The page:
Ever After?

old fashioned bride and groom cake topper

My parents didn’t go to my Sib’s wedding.  Mom boycotted and Dad wasn’t crossing her pickett line.

I’ve always given Dad a bit of a pass on this, holding Mom more accountable in this ugliness. Because it’s ugly when parents don’t show to a child’s wedding.

The entire scenario had many missteps that played themselves out in the worst ways possible. A secret romance, an inability to tell the secret, and a toxic build up of resentment and expectations and disappointment. I’m not quite sure that there was ever an actual invitation. But everyone knew.

I was assigned the making of the meatballs. I had finals that week and the following week. My Sib asked for a couple hundred of my “famous” meatballs. Really not famous other than it was one of the things I could cook. It was literally the least I could do, so since not much was asked, I made the meatballs.

I was a broke student. I didn’t have any dress clothes that weren’t a costume.  I borrowed my friend’s dress. It was a simple heavy cotton t-shirt fabric with a boat neck and green and pink and yellow stripes. It was as dressy as we could find. It wasn’t my best look. (I never returned the dress. I never wore it again, either. It hung in my closet for years.) I did have some pretty shoes, though.

My boyfriend and I drove the VW Superbeetle into town. I think we went right to the church. We helped a little with the set up. Warming up the meatballs. Setting out some favors. Not much. My Sibs, the one who was getting married and the one that lived at home with her and the parents who were not scheduled to attend, and the bridesmaids did most of the lift.

This is my memory and my story, and I know that I don’t have many of the details. I was busy and self-absorbed and living away. The main story is not mine.

Others can likely remember with more clarity and more particulars and much more flavor. Others experienced their own feelings–their own sadness and incredible joy. But I mostly remember two things.

We sat in the front row, on the bride’s side of the church. It wasn’t our church. I’m not sure it was the groom’s church, but it was a church. I sat in the row with my Other Sib and our respective boyfriends. Nobody else from our family attended. Not one of my father’s eight siblings or their families. Not one of my mother’s six siblings or their families.

My Other Sib and I were pretty sure that Dad would come. We were definite that Mom would remain absent. But Dad wouldn’t let his daughter down. We waited in our seats and our Sib appeared at the back of the church. She had a pretty ring of flowers, a crown, in the curls of her hair. Still no Dad.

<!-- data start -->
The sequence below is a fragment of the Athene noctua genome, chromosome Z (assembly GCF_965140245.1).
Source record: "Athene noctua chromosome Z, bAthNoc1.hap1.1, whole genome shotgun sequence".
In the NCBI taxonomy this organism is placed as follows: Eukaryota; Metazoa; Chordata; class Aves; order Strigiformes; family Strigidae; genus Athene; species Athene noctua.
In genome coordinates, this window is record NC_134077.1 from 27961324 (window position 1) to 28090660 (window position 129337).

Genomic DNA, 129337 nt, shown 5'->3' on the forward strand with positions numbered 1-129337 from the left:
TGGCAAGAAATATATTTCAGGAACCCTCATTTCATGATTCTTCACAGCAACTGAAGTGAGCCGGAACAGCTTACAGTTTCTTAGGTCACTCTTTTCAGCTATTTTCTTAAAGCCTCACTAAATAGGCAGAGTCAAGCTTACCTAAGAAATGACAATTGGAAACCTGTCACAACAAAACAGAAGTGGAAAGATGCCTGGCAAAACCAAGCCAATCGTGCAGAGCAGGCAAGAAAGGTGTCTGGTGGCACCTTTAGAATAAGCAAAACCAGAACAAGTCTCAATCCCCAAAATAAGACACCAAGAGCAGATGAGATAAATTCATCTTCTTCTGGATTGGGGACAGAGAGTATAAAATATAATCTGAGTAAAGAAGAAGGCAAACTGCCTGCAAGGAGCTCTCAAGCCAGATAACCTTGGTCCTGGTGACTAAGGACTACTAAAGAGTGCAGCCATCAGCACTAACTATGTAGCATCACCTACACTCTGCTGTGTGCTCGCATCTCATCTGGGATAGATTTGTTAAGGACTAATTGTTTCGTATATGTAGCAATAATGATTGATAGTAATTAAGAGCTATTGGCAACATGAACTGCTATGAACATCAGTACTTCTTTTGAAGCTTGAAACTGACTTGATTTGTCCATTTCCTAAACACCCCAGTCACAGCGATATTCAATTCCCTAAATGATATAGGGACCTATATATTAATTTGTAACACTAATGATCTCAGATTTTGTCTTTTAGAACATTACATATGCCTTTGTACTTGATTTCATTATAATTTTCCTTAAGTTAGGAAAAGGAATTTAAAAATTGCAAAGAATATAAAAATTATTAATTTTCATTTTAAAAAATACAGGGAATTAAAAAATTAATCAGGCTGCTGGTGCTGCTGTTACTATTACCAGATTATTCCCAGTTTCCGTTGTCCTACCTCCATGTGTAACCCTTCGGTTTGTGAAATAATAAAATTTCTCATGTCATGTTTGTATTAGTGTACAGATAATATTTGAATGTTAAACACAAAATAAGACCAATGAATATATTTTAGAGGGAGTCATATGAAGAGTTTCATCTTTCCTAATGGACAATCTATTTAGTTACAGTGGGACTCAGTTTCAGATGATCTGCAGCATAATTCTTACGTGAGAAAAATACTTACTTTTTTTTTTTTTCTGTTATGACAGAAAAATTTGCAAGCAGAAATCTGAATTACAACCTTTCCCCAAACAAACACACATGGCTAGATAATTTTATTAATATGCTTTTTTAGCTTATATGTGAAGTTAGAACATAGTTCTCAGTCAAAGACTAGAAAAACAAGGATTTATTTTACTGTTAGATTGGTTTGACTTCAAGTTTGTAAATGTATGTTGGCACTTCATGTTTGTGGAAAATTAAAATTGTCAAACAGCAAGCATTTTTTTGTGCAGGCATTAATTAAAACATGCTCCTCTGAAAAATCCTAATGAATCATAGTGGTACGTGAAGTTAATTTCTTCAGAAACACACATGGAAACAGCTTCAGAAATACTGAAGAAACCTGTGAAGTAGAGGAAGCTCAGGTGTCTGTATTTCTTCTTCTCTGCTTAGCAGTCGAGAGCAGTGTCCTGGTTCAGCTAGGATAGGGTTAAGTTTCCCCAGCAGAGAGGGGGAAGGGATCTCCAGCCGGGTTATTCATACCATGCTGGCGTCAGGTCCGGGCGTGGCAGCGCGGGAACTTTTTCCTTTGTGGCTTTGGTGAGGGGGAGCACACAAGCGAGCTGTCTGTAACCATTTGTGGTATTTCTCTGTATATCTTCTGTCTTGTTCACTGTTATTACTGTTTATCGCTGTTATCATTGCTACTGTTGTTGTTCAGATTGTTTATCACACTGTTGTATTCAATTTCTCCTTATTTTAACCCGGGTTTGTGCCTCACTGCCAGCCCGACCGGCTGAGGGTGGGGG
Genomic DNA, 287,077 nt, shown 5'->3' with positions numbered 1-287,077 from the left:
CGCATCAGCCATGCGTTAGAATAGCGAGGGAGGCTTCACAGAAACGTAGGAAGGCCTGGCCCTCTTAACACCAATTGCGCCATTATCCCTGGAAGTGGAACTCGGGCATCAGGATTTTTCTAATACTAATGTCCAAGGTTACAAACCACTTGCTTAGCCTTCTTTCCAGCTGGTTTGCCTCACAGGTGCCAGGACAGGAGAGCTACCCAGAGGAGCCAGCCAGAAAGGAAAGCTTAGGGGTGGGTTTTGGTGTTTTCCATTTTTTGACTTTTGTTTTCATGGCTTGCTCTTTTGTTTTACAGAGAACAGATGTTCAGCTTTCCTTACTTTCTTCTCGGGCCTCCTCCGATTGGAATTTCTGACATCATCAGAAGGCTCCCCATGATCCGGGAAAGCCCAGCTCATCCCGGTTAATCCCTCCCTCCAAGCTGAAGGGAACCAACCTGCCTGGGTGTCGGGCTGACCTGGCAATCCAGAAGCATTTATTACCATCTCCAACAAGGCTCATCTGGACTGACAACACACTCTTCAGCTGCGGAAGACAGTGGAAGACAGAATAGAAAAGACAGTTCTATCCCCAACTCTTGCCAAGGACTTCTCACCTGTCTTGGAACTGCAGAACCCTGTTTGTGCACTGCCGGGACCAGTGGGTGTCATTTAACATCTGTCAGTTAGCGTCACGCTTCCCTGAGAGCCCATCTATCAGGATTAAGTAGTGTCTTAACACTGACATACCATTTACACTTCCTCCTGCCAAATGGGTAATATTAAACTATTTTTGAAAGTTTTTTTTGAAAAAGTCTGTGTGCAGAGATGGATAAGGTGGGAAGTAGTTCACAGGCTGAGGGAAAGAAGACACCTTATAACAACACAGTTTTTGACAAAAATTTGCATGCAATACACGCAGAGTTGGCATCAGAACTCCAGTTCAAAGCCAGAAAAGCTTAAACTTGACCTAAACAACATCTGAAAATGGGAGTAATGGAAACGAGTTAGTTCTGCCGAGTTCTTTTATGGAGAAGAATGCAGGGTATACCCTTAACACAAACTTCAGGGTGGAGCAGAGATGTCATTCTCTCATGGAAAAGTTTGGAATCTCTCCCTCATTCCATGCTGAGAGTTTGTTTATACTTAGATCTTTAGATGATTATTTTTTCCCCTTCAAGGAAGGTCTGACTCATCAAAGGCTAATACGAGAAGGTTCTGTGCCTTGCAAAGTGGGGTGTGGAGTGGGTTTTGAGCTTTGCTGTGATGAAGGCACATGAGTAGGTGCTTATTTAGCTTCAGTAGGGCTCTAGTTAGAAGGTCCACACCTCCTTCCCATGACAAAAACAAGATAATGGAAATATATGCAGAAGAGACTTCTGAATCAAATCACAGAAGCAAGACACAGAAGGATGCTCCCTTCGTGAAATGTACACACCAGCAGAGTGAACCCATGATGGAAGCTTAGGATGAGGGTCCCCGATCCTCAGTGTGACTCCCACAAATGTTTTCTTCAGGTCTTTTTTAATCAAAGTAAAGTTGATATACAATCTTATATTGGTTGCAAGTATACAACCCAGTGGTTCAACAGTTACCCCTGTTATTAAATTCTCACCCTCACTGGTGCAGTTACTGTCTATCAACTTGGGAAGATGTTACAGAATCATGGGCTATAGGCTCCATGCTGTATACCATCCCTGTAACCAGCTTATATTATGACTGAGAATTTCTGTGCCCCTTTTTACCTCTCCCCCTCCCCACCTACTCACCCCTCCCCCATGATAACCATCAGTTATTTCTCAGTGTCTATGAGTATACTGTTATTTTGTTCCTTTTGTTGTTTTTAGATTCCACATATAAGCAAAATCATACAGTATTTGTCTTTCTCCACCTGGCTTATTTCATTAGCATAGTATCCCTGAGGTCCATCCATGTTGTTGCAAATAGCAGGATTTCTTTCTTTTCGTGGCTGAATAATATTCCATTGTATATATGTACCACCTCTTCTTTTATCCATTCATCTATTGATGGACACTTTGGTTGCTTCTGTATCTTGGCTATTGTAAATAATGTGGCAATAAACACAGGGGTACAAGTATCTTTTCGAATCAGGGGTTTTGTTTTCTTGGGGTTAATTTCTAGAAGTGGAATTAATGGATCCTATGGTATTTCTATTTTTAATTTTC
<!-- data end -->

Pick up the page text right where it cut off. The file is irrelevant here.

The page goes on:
She was on the arm of some short old man that we had never seen before. He was spry enough. I guess this stranger was going to give my Sib away. It really should be Dad. I exchanged glances with the Other Sib who was having the same thought.

I guess there had been music the entire time, but I didn’t notice until this weird little guy was walking my Sib down the aisle. I looked beyond them to the door of the church. This is the time when the man who belongs there walks in and takes her arm and does his job and there are tears of joy and relief that all is well.

Instead I was standing there like Princess Buttercup in the Princess Bride. When she believes that she was married and her true love did not come and save her.

CUT TO: BUTTERCUP standing there. Dazed.

BUTTERCUP: “He didn’t come.”

He let my Sib down. He let us all down. He was supposed to come and save our hearts from breaking. Instead they felt trampled, even as my Sib was saying her vows. He didn’t come. There was no Hallmark moment.

But it was still a wedding. A time for dancing and drinking and meatball eating. There was a lot of food in addition to my two-hundred homemade meatballs. There was garter throwing and bouquet tossing (this was the beginning of my streak of 5 catches). And at the end of the night, we helped clean up. 

The Other Sib’s boyfriend was the D.J. for the night. One guest was especially stewed and didn’t want the evening to end. She kept requesting one song again and again in her drunken slur.

Turn the Page.

Turn the Page.

Turn the Page.

Turn the Page.

That’s the other thing I remember. Turn the Page.

After the sweeping and storing, I kissed my Sibs goodnight, and me and my boyfriend got back into the Beetle and drove back to school.



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